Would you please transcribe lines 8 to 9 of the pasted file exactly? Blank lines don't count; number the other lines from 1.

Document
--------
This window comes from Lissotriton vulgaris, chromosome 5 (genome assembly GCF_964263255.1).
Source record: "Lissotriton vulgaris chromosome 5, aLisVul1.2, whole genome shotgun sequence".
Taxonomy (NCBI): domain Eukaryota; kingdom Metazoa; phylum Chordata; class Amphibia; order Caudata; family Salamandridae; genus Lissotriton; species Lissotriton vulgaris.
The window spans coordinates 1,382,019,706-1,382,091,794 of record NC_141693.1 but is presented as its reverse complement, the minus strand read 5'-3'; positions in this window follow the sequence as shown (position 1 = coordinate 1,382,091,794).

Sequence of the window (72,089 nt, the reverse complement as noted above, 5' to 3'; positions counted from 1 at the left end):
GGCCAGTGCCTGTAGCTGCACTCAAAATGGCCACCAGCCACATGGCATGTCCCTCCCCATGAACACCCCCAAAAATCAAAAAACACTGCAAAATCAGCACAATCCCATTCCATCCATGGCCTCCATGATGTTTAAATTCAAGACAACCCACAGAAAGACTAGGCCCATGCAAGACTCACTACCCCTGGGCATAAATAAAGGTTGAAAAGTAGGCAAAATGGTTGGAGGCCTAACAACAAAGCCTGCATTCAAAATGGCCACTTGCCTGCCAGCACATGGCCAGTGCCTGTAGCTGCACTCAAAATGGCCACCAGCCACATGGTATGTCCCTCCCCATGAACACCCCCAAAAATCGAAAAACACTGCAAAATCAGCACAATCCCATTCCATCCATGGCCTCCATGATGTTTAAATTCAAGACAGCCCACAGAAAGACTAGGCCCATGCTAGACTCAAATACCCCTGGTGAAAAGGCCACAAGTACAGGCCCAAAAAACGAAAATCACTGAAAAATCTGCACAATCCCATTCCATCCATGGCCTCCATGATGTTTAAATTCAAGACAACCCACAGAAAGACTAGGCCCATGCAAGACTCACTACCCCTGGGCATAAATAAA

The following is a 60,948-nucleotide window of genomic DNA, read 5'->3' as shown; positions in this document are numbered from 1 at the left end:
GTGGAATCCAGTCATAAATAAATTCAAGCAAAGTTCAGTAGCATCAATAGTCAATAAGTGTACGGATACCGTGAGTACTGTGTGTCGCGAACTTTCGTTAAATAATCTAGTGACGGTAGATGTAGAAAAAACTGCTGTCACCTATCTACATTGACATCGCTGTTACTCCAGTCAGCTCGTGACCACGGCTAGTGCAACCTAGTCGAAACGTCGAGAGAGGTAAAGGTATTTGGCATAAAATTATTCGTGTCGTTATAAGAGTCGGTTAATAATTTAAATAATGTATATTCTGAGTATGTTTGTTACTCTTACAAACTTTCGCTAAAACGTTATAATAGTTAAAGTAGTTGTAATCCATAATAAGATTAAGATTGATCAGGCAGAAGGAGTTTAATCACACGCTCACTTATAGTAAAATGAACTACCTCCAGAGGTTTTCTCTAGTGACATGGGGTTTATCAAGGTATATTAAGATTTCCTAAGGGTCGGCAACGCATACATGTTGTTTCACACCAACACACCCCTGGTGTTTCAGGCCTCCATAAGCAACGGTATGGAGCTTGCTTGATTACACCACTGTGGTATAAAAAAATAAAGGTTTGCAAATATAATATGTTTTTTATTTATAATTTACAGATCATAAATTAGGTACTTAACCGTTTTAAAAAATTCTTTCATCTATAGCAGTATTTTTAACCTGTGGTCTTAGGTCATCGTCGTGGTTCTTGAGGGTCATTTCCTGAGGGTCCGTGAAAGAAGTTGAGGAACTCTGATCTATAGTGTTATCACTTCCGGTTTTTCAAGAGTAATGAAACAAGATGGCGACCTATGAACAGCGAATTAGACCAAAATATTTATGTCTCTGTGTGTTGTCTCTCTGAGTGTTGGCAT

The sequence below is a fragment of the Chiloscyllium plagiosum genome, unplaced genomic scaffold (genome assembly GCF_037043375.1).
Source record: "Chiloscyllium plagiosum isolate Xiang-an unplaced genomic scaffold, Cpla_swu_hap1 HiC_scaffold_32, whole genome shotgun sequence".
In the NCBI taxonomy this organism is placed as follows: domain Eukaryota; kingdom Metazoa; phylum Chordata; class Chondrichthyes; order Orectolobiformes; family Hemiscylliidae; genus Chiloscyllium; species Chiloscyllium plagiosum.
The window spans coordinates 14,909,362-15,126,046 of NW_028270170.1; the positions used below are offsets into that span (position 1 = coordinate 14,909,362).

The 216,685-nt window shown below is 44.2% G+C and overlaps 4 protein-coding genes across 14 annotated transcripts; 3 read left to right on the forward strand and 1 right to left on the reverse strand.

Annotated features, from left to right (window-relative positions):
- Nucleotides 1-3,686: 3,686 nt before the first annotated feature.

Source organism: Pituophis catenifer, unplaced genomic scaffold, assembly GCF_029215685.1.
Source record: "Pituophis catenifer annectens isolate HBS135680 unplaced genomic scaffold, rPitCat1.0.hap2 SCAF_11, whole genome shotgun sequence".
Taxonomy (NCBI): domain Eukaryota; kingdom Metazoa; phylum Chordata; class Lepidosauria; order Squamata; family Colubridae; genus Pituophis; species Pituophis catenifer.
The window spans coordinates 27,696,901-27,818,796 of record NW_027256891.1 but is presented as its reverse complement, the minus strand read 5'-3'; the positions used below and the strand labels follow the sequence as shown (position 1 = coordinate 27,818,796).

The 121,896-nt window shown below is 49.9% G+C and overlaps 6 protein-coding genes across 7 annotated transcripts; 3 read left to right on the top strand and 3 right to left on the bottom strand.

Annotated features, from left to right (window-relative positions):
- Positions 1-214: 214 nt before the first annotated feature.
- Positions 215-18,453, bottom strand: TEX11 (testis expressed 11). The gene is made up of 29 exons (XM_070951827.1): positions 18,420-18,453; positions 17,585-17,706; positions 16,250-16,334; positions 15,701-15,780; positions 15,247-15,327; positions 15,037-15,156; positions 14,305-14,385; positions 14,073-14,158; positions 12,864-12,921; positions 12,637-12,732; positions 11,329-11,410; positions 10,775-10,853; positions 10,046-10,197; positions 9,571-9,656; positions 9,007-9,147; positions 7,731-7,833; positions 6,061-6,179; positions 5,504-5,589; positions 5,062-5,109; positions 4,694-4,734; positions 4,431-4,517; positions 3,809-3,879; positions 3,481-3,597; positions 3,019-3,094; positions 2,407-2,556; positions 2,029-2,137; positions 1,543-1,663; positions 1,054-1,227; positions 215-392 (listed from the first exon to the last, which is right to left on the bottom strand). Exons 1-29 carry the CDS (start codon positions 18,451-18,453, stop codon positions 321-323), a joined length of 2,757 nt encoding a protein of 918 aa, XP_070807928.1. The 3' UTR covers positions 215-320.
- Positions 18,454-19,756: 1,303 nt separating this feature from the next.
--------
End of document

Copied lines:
GTGGAATCCAGTCATAAATAAATTCAAGCAAAGTTCAGTAGCATCAATAGTCAATAAGTGTACGGATACCGTGAGTACTGTGTGTCGCGAACTTTCGTTAAATAATCTAGTGACGGTAGATGTAGAAAAAACTGCTGTCACCTATCTACATTGACATCGCTGTTACTCCAGTCAGCTCGTGACCACGGCTAGTGCAACCTAGTCGAAACGTCGAGAGAGGTAAAGGTATTTGGCATAAAATTATTCGTGTCGTTATAAGAGTCGGTTAATAATTTAAATAATGTATATTCTGAGTATGTTTGTTACTCTTACAAACTTTCGCTAAAACGTTATAATAGTTAAAGTAGTTGTAATCCATAATAAGATTAAGATTGATCAGGCAGAAGGAGTTTAATCACACGCTCACTTATAGTAAAATGAACTACCTCCAGAGGTTTTCTCTAGTGACATGGGGTTTATCAAGGTATATTAAGATTTCCTAAGGGTCGGCAACGCATACATGTTGTTTCACACCAACACACCCCTGGTGTTTCAGGCCTCCATAAGCAACGGTATGGAGCTTGCTTGATTACACCACTGTGGTATAAAAAAATAAAGGTTTGCAAATATAATATGTTTTTTATTTATAATTTACAGATCATAAATTAGGTACTTAACCGTTTTAAAAAATTCTTTCATCTATAGCAGTATTTTTAACCTGTGGTCTTAGGTCATCGTCGTGGTTCTTGAGGGTCATTTCCTGAGGGTCCGTGAAAGAAGTTGAGGAACTCTGATCTATAGTGTTATCACTTCCGGTTTTTCAAGAGTAATGAAACAAGATGGCGACCTATGAACAGCGAATTAGACCAAAATATTTATGTCTCTGTGTGTTGTCTCTCTGAGTGTTGGCAT

The sequence below is a fragment of the Chiloscyllium plagiosum genome, unplaced genomic scaffold (genome assembly GCF_037043375.1).